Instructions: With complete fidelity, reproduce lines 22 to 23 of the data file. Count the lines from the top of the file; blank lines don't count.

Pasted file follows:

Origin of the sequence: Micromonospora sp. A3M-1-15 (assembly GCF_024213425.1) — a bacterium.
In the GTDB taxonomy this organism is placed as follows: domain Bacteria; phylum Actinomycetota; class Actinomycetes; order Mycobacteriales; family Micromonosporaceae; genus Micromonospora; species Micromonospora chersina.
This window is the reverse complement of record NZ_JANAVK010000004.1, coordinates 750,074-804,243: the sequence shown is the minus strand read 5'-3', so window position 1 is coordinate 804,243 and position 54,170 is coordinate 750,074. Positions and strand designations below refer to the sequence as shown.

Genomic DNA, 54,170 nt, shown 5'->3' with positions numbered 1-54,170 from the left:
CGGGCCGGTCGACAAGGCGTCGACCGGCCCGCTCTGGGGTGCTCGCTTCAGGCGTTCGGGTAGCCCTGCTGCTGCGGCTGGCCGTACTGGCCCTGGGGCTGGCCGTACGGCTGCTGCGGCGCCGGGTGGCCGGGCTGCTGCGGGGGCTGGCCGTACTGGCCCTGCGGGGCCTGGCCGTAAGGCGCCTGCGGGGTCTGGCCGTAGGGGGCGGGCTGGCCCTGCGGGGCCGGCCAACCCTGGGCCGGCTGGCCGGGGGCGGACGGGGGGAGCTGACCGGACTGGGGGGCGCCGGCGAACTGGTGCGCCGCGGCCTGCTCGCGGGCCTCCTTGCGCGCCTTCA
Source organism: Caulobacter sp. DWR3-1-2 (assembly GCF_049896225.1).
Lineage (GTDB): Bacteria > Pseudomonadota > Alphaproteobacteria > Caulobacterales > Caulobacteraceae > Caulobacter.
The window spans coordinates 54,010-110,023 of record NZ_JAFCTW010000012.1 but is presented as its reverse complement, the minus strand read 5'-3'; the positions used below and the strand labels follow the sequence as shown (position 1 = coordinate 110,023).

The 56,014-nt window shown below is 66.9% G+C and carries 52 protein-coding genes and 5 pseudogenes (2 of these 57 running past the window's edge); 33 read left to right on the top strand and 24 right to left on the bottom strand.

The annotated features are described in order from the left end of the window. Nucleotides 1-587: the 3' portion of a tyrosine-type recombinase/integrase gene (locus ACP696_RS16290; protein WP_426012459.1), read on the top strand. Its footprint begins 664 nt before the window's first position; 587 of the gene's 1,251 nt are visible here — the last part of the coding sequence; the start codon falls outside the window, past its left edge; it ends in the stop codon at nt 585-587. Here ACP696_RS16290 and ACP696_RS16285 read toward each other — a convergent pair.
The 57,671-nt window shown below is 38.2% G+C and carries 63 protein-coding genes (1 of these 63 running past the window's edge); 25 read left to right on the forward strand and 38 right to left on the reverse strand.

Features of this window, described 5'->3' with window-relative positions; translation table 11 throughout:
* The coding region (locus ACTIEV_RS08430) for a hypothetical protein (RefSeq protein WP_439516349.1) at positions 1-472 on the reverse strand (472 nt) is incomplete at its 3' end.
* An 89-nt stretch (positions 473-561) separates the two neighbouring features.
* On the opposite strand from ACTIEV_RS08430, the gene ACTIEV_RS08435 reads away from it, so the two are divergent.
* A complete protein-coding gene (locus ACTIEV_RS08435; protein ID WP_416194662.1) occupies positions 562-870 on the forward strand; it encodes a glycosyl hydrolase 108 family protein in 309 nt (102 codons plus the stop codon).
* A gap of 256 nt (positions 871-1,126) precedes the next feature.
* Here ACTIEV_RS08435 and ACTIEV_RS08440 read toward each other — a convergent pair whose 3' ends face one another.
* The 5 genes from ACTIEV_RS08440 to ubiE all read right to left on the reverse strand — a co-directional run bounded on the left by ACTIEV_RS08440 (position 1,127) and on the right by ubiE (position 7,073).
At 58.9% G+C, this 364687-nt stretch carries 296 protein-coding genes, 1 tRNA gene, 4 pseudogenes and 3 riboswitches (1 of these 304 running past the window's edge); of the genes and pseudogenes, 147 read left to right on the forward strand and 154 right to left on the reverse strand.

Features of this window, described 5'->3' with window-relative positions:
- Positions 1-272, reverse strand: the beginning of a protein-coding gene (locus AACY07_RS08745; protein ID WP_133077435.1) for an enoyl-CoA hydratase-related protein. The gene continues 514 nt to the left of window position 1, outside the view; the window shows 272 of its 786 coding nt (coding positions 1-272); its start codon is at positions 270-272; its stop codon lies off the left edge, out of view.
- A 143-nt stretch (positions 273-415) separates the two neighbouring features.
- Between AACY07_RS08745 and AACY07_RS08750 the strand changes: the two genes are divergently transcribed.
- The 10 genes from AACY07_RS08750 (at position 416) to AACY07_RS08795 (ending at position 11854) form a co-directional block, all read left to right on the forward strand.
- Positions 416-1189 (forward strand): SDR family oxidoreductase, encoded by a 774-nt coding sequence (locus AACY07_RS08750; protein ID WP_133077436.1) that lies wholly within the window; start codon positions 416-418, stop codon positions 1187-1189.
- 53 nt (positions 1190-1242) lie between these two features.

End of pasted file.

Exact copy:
- Positions 1-272, reverse strand: the beginning of a protein-coding gene (locus AACY07_RS08745; protein ID WP_133077435.1) for an enoyl-CoA hydratase-related protein. The gene continues 514 nt to the left of window position 1, outside the view; the window shows 272 of its 786 coding nt (coding positions 1-272); its start codon is at positions 270-272; its stop codon lies off the left edge, out of view.
- A 143-nt stretch (positions 273-415) separates the two neighbouring features.